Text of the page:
Study: 5 trillion-plus pieces of plastic floating in ocean. What can be done?

A new study has found that pieces of plastic weighing 269,000 tons are floating in the world's oceans, posing a danger to animals and humans alike. 

NOAA Pacific Islands Fisheries Science Center/AP/File
This file 2008 photo provided by NOAA Pacific Islands Fisheries Science Center shows debris in Hanauma Bay, Hawaii. A new study estimates nearly 270,000 tons of plastic is floating in the world's oceans. That's enough to fill more than 38,500 garbage trucks if each truck carries 7 tons of plastic. The figure appears in a study published, Wednesday, Dec. 10, 2014, in the scientific journal PLOS ONE. Researchers say the plastic is broken up into more than 5 trillion pieces.

More than 5 trillion pieces of plastic, weighing nearly 269,000 tons, are littering the world's oceans, according to a study published Wednesday by the scientific journal PLOS One. The study is the first of its kind to gather data from around the world on floating plastic. 

For the study, researchers traveled the world's seas on 24 expeditions between 2007 and 2013, collecting small pieces of plastic from all five subtropical gyres, or spots in the ocean where currents converge. From there, using computer models, they extrapolated to estimate global numbers. 

The researchers gathered data in areas where scientists haven't had measurements for floating plastic debris, including the Indian Ocean, the Southern Ocean near Antarctica, and the South Atlantic, according to Kara Lavender Law of the Sea Education Association in Falmouth, Mass., who wasn't involved in the study.

The study's estimate for plastic bits less than one-fifth of an inch – about 35,540 tons – is comparable to an earlier study by researchers in Spain who used different methodology, Ms. Law said. That study estimated there were 7,000 to 35,000 tons of plastics this size floating in the ocean.

It's encouraging that two different approaches came up with similar answers, given how difficult it is to measure plastic in the ocean, she said.

The largest source of plastic pollutants was found to be discarded fishing nets and buoys. As a possible remedy, lead researcher Marcus Eriksen, co-founder of the nonprofit 5 Gyres Institute, advises creating an international program to pay fishing ships to reclaim nets, according to The New York Times

Still, that would do little to solve the problem of discarded bags, toys, bottles, and other trash adrift. 

"We saw turtles that ate plastic bags and fish that ingested fishing lines," Julia Reisser, one of the researchers based at the University of Western Australia, told The Guardian. "But there are also chemical impacts. When plastic gets into the water, it acts like a magnet for oily pollutants."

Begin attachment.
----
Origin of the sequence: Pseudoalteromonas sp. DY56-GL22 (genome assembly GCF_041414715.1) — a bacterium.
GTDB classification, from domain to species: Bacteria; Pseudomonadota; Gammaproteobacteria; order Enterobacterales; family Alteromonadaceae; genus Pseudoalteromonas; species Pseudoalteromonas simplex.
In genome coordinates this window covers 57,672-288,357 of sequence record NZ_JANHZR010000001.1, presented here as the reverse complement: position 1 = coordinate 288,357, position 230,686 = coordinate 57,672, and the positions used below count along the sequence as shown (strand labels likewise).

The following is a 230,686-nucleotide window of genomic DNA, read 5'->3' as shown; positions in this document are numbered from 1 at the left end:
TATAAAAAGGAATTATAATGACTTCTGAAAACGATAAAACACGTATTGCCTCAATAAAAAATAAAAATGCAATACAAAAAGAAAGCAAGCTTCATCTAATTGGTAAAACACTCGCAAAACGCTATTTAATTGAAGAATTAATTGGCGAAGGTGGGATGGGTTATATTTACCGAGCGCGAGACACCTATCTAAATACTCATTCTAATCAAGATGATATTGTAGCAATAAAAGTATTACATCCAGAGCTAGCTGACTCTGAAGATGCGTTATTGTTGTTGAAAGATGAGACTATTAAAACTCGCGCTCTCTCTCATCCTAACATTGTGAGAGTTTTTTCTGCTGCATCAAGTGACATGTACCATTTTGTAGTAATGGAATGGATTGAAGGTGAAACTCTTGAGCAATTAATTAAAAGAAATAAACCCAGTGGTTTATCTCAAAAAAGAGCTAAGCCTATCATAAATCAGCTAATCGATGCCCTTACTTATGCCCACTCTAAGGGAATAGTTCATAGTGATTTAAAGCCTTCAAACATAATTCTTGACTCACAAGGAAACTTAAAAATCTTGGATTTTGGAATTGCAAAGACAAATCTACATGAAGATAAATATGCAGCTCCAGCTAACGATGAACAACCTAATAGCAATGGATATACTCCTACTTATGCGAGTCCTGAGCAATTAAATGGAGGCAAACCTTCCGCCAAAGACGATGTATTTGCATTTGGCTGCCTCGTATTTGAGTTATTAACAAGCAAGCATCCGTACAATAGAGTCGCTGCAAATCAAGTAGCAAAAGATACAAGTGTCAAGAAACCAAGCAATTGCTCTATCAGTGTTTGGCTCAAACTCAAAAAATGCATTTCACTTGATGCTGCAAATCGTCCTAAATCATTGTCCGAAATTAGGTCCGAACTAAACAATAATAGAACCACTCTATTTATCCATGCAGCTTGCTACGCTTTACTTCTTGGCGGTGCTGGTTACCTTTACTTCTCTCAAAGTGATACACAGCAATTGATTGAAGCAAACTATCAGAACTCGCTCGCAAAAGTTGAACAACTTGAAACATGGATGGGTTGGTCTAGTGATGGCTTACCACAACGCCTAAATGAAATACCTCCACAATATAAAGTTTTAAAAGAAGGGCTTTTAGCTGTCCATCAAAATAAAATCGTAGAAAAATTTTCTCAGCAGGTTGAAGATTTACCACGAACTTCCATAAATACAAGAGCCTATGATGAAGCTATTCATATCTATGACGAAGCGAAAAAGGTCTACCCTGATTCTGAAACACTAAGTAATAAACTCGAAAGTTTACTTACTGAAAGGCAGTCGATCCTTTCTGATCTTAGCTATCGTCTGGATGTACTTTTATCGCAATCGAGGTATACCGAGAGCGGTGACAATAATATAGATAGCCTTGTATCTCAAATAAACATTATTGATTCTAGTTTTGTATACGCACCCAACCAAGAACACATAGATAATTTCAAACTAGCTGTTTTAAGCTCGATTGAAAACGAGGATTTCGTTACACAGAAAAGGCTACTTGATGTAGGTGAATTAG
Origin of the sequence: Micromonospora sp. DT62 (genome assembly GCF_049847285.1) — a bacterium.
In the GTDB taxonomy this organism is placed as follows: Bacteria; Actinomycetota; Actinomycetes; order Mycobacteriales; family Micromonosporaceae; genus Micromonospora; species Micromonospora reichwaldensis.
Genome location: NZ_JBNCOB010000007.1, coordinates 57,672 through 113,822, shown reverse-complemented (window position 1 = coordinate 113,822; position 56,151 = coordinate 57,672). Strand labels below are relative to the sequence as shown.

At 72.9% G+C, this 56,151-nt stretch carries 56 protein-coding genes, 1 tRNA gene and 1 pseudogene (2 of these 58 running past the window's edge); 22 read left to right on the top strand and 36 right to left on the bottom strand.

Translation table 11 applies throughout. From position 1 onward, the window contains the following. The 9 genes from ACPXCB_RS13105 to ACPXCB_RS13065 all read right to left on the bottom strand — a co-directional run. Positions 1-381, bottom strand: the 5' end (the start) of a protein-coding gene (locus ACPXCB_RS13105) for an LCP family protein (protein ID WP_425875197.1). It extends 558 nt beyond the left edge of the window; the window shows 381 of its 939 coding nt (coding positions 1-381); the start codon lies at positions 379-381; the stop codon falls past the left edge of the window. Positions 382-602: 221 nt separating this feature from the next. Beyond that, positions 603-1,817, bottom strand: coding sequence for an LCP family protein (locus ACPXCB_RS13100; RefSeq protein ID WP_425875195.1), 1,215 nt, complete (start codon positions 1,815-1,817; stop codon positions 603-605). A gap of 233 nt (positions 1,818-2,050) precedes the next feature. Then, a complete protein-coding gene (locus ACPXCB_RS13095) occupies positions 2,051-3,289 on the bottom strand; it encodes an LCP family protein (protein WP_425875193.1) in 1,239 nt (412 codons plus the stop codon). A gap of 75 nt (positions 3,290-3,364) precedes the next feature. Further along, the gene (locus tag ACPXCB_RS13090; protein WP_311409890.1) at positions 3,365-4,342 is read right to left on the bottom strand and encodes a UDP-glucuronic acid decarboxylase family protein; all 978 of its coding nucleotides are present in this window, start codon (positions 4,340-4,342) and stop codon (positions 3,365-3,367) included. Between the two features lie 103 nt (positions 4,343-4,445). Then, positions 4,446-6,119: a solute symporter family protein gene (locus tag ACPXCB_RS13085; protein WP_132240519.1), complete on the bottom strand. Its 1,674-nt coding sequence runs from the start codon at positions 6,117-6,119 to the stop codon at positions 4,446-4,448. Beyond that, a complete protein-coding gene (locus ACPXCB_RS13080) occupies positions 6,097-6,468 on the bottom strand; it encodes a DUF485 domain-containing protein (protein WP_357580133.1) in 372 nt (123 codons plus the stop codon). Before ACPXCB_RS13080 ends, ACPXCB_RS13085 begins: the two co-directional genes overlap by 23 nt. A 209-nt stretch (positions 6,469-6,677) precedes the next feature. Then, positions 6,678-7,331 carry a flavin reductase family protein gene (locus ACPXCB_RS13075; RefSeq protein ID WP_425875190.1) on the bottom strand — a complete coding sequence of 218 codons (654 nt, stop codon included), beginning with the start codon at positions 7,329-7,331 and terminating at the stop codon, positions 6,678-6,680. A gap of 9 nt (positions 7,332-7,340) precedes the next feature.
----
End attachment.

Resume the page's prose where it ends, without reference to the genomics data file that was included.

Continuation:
While bigger plastic pieces can strangle animals such as seals, smaller pieces can get eaten by fish and then travel up the food chain. 

"Plastics are like a cocktail of contaminants floating around in the aquatic habitat," Chelsea Rochman, a marine ecologist at the University of California, Davis, told The New York Times. "These contaminants may be magnifying up the food chain."

Law echoed this sentiment. 

"Am I being poisoned by eating the fish on my plate?" she asked, according to The Associated Press. "We have very little knowledge of the chain of events that could lead to that. But it’s a plausible scenario that plastic ingested at lower levels of the food web could have consequences at higher levels of the food chain."

Researchers say the volume of plastic debris is likely to grow due to increasing production and because 5 percent of the world's plastic gets recycled. 

"Lots of things are used once and then not recycled," Ms. Reisser said. "We need to improve our use of plastic and also monitor plastics in the oceans so we get a better understanding of the issue."

One fashionable solution for clearing plastics from the oceans can be found at Bionic Yarn, a New York City-based start-up that makes clothes from recycled ocean plastic. The business has partnered with the designer clothing company G-Star RAW and singer Pharrell Williams

As for other actions individuals can take to reduce plastic waste in the oceans, the 5 Gyres Institute recommends a deeper look at the products individuals buy to see whether they contain plastic and what happens to them once they're thrown out. 

"Know the lifecycle of what you buy – what happens to your products when you're through with them? Shift some habits as you go along – commit to put your bags in the car, to not use plastic bottles, etc.," reads a statement on the 5 Gyres website. "Support legislative efforts to manage waste in your local community – your voice must be heard!"

 Material from The Associated Press was used in this report. 

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